This post covers the types of account numbering formats that can be used to construct a chart of accounts, and also lists sample charts of accounts that use each of the formats. All of the charts of accounts shown follow the same general sequence of account coding, which itemizes the accounts in the balance sheet first, and the income statement second.
That sequence is as follows:
– Current assets
– Fixed assets
– Other assets
– Current liabilities
– Long-term liabilities
– Equity accounts
– Cost of goods sold
– Selling, general, and administrative expenses
– Income taxes
– Extraordinary items
Three-Digit Account Code Structure
A three-digit account code structure allows one to create a numerical sequence of accounts that contains up to 1,000 potential accounts. It is useful for small businesses that have no predefined departments or divisions that must be broken out separately.
A sample chart of accounts using this format is shown below:
Notice how each clearly definable block of accounts begins with a different set of account numbers. For example, current liabilities begin with “300,” revenues begin with “600,” and cost of goods sold items begin with “700.” This not only makes it easier to navigate through the chart of accounts, but is also mandated by many computerized accounting software packages.
Five-Digit Account Code Structure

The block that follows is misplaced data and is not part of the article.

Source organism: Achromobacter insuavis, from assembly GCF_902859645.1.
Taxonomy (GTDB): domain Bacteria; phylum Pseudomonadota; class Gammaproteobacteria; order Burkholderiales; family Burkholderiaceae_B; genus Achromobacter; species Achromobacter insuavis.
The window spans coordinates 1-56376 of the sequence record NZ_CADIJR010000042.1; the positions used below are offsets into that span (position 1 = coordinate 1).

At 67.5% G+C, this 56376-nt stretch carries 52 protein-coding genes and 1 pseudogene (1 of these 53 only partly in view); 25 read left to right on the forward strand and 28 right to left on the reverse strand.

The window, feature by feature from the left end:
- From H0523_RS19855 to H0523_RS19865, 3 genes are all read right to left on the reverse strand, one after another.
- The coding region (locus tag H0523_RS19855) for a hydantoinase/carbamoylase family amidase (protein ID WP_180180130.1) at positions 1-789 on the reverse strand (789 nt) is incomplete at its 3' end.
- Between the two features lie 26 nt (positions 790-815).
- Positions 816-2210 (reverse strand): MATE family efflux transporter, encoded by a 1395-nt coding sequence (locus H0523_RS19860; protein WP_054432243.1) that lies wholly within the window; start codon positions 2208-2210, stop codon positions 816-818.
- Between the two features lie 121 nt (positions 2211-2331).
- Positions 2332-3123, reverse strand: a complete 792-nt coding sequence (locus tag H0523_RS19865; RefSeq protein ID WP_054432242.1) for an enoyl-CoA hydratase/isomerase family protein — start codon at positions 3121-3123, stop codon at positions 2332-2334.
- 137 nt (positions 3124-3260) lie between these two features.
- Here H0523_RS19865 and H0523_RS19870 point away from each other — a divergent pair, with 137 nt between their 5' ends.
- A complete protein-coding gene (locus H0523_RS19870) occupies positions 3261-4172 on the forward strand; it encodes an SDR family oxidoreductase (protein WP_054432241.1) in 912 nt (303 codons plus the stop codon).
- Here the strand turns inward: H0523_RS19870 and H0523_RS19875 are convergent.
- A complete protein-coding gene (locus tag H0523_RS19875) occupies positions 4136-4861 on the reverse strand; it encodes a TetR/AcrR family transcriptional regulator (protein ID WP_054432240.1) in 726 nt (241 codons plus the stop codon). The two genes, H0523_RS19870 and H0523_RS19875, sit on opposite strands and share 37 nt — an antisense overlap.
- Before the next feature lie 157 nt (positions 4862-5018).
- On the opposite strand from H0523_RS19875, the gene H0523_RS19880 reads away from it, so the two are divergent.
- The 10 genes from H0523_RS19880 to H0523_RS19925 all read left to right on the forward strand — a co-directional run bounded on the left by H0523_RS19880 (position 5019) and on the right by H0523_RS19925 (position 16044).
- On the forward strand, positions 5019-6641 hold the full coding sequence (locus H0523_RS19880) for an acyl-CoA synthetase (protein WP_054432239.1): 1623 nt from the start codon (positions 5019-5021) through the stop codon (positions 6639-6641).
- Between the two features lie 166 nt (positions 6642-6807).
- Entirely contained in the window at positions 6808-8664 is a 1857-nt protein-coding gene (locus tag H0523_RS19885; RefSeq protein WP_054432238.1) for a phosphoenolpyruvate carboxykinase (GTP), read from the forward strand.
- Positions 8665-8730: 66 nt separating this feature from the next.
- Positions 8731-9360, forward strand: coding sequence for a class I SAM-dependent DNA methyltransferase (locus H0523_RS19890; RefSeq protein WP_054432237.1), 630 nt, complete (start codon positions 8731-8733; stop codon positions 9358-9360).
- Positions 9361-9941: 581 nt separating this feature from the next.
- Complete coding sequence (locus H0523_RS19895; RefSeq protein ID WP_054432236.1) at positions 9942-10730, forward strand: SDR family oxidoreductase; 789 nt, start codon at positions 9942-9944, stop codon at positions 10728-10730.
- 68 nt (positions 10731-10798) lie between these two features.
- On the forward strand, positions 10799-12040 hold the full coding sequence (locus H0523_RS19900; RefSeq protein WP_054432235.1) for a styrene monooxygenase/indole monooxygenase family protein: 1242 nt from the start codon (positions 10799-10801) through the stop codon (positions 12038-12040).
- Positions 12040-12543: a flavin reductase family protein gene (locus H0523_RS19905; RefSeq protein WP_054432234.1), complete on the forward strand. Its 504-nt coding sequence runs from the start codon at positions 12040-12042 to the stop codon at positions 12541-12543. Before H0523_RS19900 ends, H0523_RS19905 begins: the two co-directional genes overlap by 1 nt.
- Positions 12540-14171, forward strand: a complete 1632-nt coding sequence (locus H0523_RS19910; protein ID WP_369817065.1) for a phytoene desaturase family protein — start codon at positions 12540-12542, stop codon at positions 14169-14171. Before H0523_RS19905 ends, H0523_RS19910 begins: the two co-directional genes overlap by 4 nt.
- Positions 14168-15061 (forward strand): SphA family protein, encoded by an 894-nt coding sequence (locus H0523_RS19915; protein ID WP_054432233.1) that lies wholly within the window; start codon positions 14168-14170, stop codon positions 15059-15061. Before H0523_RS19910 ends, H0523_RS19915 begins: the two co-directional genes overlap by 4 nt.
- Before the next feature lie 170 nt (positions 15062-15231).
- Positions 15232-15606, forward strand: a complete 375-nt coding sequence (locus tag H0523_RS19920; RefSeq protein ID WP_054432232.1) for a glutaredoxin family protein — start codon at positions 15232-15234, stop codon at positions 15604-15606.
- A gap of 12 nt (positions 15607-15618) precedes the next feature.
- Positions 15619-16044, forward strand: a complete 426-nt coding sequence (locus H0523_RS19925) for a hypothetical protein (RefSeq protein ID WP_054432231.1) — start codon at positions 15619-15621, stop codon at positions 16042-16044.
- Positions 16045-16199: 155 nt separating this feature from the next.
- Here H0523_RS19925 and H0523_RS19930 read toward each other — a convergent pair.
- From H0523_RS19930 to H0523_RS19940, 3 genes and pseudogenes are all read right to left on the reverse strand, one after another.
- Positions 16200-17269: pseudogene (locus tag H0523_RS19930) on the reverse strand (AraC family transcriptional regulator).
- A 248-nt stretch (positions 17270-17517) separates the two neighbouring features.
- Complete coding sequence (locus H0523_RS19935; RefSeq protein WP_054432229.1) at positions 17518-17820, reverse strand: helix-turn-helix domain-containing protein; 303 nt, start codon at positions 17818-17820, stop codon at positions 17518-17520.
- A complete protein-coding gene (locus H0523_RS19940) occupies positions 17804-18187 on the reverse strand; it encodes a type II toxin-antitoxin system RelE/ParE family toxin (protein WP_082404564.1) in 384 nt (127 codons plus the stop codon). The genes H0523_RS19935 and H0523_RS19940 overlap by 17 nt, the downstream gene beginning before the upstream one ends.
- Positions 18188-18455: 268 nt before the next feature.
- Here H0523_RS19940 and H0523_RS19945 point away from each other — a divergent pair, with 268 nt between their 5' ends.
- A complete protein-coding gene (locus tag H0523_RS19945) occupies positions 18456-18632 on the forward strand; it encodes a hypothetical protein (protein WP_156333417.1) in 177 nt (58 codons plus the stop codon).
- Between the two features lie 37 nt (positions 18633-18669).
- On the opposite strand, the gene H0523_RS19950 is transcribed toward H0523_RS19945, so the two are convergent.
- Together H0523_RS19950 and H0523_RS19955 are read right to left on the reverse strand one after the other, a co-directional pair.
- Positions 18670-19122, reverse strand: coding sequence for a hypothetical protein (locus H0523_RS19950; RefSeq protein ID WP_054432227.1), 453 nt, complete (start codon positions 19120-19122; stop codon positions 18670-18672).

A five-digit account code structure is designed for those organizations with clearly defined departments, each of which is tracked with a separate income statement. This format uses the same account codes for the balance sheet accounts that we just saw for three-digit account codes, but replicates at least the operating expenses for each department (and sometimes for the revenue accounts, too).
An example of this format is as follows, using the engineering and sales departments to illustrate the duplication of accounts:
In this example, all expense accounts are replicated for every department. This does not mean, however, that all accounts must be used for every department. For example, it is most unlikely that bank charges will be ascribed to either the engineering or sales departments. Accordingly, those accounts that are not to be used can be rendered inactive in the accounting system so that they never appear in the general ledger.
Seven-Digit Account Code Structure
A seven-digit account code structure is used by those companies that not only have multiple departments, but also multiple divisions or locations, for each of which the management team wants to record separate accounting information. This requires the same coding structure used for the five-digit system, except that two digits are placed in front of the code to signify a different company division. These new digits also apply to balance sheet accounts, because most organizations will want to track assets and liabilities by division.
The following chart of accounts, which identifies accounts for divisions in Atlanta and Seattle, continues to use the engineering and sales departments as an example of how the seven-digit account code structure is compiled
Any of the preceding account codes will be eventually used in a journal entry, for which a standard form should be used such as the one shown below:
The form requires both an approval signature and description of the entry, thereby ensuring adequate documentation and evidence that the entry is necessary. There is also space at the bottom of the entry for references to additional exchange rate information, in case foreign exchange is involved.
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